Muscle mass is a key regulator of metabolism,1 and as maternal metabolic capacity has an important influence on placental function, fetal growth, and development,17–19 we hypothesized that women with high and low muscle mass would have unique placental gene expression profiles. One key finding of this study was that placental immune response pathways were stimulated among women with lower muscle mass. Excessive activation of inflammatory molecules within the placenta has been associated with preeclampsia, fetal growth restriction, preterm labor, and fetal death.7,19–23 Additionally, maternal obesity and diabetes (conditions of altered metabolic capacity) are associated with placental inflammation.7,19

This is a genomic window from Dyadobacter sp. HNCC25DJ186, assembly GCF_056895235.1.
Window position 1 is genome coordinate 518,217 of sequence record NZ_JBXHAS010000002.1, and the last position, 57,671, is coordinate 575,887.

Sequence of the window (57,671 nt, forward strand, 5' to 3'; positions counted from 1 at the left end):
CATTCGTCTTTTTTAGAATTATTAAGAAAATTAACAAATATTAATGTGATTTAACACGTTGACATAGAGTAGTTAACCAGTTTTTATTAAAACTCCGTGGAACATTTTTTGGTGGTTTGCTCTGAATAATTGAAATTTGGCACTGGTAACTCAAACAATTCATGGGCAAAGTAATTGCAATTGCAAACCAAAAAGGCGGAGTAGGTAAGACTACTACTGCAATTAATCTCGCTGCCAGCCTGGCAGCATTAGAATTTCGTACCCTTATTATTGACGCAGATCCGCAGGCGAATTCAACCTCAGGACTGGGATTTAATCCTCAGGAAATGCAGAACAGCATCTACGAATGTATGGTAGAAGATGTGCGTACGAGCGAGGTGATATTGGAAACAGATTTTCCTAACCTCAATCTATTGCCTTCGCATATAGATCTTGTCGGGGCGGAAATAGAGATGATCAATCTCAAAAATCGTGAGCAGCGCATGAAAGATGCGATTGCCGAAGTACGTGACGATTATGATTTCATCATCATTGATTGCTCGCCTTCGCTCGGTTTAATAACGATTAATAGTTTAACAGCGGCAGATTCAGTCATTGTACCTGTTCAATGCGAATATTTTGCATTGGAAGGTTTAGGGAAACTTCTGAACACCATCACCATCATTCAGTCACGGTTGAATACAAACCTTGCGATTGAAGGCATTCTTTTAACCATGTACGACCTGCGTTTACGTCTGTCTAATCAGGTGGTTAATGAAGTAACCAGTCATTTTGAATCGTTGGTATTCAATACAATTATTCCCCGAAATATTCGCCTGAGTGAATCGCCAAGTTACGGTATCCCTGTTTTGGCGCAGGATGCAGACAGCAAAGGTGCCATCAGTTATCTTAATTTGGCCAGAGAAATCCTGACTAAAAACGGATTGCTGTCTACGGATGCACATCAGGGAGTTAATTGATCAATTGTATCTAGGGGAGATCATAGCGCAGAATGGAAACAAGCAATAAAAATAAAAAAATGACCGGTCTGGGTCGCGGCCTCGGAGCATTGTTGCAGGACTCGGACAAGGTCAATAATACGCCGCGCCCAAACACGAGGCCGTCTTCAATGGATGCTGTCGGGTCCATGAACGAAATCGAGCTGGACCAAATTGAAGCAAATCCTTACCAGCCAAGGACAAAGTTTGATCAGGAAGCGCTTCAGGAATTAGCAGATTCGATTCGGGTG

We found increased expression levels in a number of genes that are regulated by IFNG in placentas of less muscular women. The IFNG is a proinflammatory cytokine that plays an important role in activating cellular immunity and apoptosis. It is important for normal reproduction including successful implantation and establishment of pregnancy in mice.24 We would not characterize the placentas from the lower muscle mass women as “inflamed” because we did not find histologic evidence of acute or chronic inflammation or immune cell infiltration in placentas from any group. We did not expect to find obvious signs of inflammation in these term placentas from uncomplicated pregnancies. Roberts et al found high inflammatory gene expression within placentas of nonpreeclamptic, nondiabetic obese women, without detecting an influx of leukocytes in the chorionic villi.25 We suggest that the high expression of IFNG-regulated genes in placentas of less muscular women indicates the activation of inflammatory pathways that may have significant downstream effects on other placental pathways. At first glance, our observations in placentas of lean, less muscular women seem to contradict previous findings that women with the highest BMI have the highest levels of placental inflammation.7,19,25 However, placental inflammatory signatures differ between obese women with and without gestational diabetes,19 between lean women with and without preeclampsia20 and between lean and severely obese women,7,25 suggesting along with our data that different maternal phenotypes and pregnancy conditions are associated with unique placental gene expression patterns. Although recent studies have focused on the poor outcomes associated with maternal obesity, the negative effects associated with maternal thinness, which are supported by our current findings, have also been reported.6,26